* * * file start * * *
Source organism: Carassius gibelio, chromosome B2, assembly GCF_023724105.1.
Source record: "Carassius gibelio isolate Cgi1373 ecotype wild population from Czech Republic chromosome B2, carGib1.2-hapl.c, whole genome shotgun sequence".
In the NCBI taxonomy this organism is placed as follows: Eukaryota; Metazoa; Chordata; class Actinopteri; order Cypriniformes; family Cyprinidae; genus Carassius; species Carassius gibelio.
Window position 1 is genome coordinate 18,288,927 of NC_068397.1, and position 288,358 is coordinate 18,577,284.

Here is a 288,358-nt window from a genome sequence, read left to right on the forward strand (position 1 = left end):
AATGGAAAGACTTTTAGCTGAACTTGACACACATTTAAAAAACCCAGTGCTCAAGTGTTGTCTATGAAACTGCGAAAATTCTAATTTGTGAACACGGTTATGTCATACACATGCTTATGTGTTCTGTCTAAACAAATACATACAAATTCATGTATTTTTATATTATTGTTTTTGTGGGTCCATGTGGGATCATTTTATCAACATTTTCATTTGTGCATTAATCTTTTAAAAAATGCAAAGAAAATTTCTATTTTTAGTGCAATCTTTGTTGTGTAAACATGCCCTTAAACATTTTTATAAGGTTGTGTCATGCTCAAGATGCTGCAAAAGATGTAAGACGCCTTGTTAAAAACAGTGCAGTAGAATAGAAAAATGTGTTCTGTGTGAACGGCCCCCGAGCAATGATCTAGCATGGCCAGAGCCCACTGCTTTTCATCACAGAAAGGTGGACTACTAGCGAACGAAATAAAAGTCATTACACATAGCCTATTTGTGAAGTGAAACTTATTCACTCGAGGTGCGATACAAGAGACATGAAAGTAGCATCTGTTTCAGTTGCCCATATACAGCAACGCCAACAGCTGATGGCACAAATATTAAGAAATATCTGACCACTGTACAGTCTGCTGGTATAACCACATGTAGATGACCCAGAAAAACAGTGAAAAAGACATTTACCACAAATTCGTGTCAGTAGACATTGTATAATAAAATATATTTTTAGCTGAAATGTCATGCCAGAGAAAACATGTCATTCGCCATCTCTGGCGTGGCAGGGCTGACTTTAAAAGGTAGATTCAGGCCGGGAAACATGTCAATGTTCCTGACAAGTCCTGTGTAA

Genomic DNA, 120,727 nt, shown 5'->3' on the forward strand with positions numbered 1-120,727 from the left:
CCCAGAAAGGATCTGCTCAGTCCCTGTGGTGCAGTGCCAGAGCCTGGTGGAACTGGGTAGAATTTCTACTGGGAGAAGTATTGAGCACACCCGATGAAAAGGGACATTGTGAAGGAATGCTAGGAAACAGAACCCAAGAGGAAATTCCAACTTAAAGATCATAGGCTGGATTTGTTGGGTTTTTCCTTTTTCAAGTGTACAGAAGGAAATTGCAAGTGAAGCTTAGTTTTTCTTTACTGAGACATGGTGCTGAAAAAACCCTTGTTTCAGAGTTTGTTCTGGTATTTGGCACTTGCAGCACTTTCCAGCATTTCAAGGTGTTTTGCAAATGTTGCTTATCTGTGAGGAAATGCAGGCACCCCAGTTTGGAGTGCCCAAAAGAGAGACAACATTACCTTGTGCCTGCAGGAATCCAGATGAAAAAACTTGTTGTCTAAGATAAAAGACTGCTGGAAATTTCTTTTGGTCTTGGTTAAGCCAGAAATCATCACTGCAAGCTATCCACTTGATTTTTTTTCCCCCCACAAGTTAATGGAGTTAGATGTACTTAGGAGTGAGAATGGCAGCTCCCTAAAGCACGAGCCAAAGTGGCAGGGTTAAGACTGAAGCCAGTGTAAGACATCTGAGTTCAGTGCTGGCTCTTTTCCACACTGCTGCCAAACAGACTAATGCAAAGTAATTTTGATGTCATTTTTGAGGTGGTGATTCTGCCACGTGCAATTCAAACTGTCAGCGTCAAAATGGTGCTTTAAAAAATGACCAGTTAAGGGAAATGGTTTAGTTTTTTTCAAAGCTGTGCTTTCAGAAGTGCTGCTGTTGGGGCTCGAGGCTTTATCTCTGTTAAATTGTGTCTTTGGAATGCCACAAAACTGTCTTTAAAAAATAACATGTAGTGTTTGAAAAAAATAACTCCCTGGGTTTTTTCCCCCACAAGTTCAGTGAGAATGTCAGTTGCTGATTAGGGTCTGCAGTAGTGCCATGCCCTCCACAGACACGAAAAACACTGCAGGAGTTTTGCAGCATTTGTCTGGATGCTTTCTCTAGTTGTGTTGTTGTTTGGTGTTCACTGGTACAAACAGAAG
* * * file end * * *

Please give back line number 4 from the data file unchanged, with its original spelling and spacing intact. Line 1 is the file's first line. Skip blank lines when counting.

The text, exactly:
Window position 1 is genome coordinate 18,288,927 of NC_068397.1, and position 288,358 is coordinate 18,577,284.